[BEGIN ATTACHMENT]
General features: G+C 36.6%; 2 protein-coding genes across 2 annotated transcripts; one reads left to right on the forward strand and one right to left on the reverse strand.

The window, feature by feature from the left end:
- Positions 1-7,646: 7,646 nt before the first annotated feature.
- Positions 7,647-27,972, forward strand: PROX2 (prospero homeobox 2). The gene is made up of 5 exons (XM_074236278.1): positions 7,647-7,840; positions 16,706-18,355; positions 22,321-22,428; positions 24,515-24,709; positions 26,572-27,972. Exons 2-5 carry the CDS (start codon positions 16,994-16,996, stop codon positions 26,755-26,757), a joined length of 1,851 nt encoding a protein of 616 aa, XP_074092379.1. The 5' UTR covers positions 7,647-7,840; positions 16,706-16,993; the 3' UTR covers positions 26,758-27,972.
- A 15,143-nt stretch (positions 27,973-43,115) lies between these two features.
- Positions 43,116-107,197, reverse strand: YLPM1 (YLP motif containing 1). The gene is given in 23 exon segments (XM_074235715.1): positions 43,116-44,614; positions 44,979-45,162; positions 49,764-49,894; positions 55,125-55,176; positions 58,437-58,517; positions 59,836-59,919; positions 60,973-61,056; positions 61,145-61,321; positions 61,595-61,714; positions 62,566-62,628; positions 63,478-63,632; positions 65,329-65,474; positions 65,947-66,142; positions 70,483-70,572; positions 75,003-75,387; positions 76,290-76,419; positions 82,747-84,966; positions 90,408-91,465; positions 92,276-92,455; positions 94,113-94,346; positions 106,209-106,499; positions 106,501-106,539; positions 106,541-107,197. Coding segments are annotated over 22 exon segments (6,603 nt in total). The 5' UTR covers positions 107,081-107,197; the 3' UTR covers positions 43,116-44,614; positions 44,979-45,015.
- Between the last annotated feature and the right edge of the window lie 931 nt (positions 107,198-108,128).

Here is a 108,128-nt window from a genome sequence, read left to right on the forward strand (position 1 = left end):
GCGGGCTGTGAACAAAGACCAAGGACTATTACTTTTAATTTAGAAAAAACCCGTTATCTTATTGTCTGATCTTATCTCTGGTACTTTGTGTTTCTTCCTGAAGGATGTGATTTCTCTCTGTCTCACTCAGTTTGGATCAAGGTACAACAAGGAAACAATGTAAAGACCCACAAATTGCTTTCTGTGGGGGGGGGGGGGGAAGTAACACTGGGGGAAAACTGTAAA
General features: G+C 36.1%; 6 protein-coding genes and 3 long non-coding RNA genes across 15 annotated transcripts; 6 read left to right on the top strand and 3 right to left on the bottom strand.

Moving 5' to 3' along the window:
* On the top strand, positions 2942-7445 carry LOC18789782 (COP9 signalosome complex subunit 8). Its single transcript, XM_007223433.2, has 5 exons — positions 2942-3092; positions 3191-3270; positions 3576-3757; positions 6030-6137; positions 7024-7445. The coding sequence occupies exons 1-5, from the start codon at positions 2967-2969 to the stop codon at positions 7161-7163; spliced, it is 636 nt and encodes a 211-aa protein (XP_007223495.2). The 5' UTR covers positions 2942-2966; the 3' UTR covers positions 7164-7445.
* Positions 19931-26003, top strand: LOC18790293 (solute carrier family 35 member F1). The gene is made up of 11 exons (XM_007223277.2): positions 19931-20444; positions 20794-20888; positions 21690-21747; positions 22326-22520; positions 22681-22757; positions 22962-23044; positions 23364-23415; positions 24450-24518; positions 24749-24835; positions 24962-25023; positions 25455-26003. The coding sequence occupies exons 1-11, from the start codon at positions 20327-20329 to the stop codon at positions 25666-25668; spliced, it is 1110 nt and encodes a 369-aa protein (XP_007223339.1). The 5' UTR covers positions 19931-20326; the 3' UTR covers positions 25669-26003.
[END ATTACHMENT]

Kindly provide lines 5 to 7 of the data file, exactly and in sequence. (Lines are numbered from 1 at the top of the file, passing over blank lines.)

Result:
- A 15,143-nt stretch (positions 27,973-43,115) lies between these two features.
- Positions 43,116-107,197, reverse strand: YLPM1 (YLP motif containing 1). The gene is given in 23 exon segments (XM_074235715.1): positions 43,116-44,614; positions 44,979-45,162; positions 49,764-49,894; positions 55,125-55,176; positions 58,437-58,517; positions 59,836-59,919; positions 60,973-61,056; positions 61,145-61,321; positions 61,595-61,714; positions 62,566-62,628; positions 63,478-63,632; positions 65,329-65,474; positions 65,947-66,142; positions 70,483-70,572; positions 75,003-75,387; positions 76,290-76,419; positions 82,747-84,966; positions 90,408-91,465; positions 92,276-92,455; positions 94,113-94,346; positions 106,209-106,499; positions 106,501-106,539; positions 106,541-107,197. Coding segments are annotated over 22 exon segments (6,603 nt in total). The 5' UTR covers positions 107,081-107,197; the 3' UTR covers positions 43,116-44,614; positions 44,979-45,015.
- Between the last annotated feature and the right edge of the window lie 931 nt (positions 107,198-108,128).